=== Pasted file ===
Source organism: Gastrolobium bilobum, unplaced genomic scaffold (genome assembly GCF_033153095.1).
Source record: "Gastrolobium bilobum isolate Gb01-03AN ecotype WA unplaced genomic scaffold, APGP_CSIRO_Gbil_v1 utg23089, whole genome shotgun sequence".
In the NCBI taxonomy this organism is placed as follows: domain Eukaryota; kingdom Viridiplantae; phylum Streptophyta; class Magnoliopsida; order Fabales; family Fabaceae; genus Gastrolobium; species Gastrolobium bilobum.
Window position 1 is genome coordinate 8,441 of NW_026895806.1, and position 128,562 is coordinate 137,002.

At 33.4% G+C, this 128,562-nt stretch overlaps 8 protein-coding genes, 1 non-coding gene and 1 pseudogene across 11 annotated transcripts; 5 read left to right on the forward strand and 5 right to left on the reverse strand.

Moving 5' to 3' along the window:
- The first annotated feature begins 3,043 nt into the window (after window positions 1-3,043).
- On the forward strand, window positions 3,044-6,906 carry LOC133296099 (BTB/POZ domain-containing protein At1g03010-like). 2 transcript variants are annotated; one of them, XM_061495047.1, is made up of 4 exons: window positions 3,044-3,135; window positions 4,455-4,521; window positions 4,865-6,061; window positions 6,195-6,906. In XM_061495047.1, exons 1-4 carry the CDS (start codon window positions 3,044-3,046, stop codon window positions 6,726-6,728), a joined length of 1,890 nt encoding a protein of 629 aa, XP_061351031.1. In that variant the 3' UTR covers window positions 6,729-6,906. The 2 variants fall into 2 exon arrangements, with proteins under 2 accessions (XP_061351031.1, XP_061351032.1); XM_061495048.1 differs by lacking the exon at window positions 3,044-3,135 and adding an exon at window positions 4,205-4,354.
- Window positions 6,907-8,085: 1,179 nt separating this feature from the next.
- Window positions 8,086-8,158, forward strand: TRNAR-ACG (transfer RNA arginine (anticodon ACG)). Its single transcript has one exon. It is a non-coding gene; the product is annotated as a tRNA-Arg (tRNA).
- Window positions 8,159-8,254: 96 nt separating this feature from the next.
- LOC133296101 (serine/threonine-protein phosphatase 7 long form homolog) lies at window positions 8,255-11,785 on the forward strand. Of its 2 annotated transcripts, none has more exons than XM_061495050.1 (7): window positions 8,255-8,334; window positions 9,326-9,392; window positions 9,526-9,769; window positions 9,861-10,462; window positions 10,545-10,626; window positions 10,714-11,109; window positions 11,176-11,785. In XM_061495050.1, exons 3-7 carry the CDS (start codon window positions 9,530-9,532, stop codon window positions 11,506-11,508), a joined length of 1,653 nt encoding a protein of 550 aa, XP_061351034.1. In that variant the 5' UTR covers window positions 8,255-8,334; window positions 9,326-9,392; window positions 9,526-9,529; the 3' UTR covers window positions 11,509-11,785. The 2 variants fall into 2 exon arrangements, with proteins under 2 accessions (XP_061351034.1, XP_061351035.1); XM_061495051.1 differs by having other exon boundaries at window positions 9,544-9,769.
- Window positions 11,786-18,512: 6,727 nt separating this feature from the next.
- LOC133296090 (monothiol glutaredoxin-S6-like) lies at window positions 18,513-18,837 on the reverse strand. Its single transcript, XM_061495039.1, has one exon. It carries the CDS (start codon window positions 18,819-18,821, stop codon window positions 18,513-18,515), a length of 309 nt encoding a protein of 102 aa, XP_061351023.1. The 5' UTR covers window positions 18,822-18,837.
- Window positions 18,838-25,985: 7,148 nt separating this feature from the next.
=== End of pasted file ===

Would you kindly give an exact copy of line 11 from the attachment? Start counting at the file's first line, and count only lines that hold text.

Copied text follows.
- Window positions 8,159-8,254: 96 nt separating this feature from the next.